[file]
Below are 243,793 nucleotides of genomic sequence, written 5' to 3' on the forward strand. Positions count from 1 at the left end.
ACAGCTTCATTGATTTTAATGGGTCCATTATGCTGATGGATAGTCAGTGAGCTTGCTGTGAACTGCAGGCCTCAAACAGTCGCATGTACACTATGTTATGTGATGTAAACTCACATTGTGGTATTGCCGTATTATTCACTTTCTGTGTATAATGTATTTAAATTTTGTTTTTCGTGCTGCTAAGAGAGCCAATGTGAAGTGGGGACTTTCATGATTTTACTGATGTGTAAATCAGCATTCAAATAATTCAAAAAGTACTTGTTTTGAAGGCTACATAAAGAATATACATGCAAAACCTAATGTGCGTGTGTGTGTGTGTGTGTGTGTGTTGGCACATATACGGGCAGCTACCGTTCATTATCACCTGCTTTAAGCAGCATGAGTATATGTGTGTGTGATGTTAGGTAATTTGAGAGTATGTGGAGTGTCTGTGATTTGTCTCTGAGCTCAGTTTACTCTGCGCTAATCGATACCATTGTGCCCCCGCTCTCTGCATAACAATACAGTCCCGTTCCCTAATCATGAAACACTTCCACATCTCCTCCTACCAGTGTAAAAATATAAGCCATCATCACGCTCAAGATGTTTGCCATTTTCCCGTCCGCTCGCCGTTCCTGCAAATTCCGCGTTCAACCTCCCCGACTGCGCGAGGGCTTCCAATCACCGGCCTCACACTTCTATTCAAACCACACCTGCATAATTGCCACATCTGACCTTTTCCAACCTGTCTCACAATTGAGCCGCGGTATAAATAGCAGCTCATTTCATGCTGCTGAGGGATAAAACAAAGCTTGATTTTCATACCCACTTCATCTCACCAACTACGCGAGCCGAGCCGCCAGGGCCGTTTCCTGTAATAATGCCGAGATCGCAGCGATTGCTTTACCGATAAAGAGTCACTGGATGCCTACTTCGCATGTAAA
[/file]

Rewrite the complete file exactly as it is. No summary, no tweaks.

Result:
Below are 243,793 nucleotides of genomic sequence, written 5' to 3' on the forward strand. Positions count from 1 at the left end.
ACAGCTTCATTGATTTTAATGGGTCCATTATGCTGATGGATAGTCAGTGAGCTTGCTGTGAACTGCAGGCCTCAAACAGTCGCATGTACACTATGTTATGTGATGTAAACTCACATTGTGGTATTGCCGTATTATTCACTTTCTGTGTATAATGTATTTAAATTTTGTTTTTCGTGCTGCTAAGAGAGCCAATGTGAAGTGGGGACTTTCATGATTTTACTGATGTGTAAATCAGCATTCAAATAATTCAAAAAGTACTTGTTTTGAAGGCTACATAAAGAATATACATGCAAAACCTAATGTGCGTGTGTGTGTGTGTGTGTGTGTGTTGGCACATATACGGGCAGCTACCGTTCATTATCACCTGCTTTAAGCAGCATGAGTATATGTGTGTGTGATGTTAGGTAATTTGAGAGTATGTGGAGTGTCTGTGATTTGTCTCTGAGCTCAGTTTACTCTGCGCTAATCGATACCATTGTGCCCCCGCTCTCTGCATAACAATACAGTCCCGTTCCCTAATCATGAAACACTTCCACATCTCCTCCTACCAGTGTAAAAATATAAGCCATCATCACGCTCAAGATGTTTGCCATTTTCCCGTCCGCTCGCCGTTCCTGCAAATTCCGCGTTCAACCTCCCCGACTGCGCGAGGGCTTCCAATCACCGGCCTCACACTTCTATTCAAACCACACCTGCATAATTGCCACATCTGACCTTTTCCAACCTGTCTCACAATTGAGCCGCGGTATAAATAGCAGCTCATTTCATGCTGCTGAGGGATAAAACAAAGCTTGATTTTCATACCCACTTCATCTCACCAACTACGCGAGCCGAGCCGCCAGGGCCGTTTCCTGTAATAATGCCGAGATCGCAGCGATTGCTTTACCGATAAAGAGTCACTGGATGCCTACTTCGCATGTAAA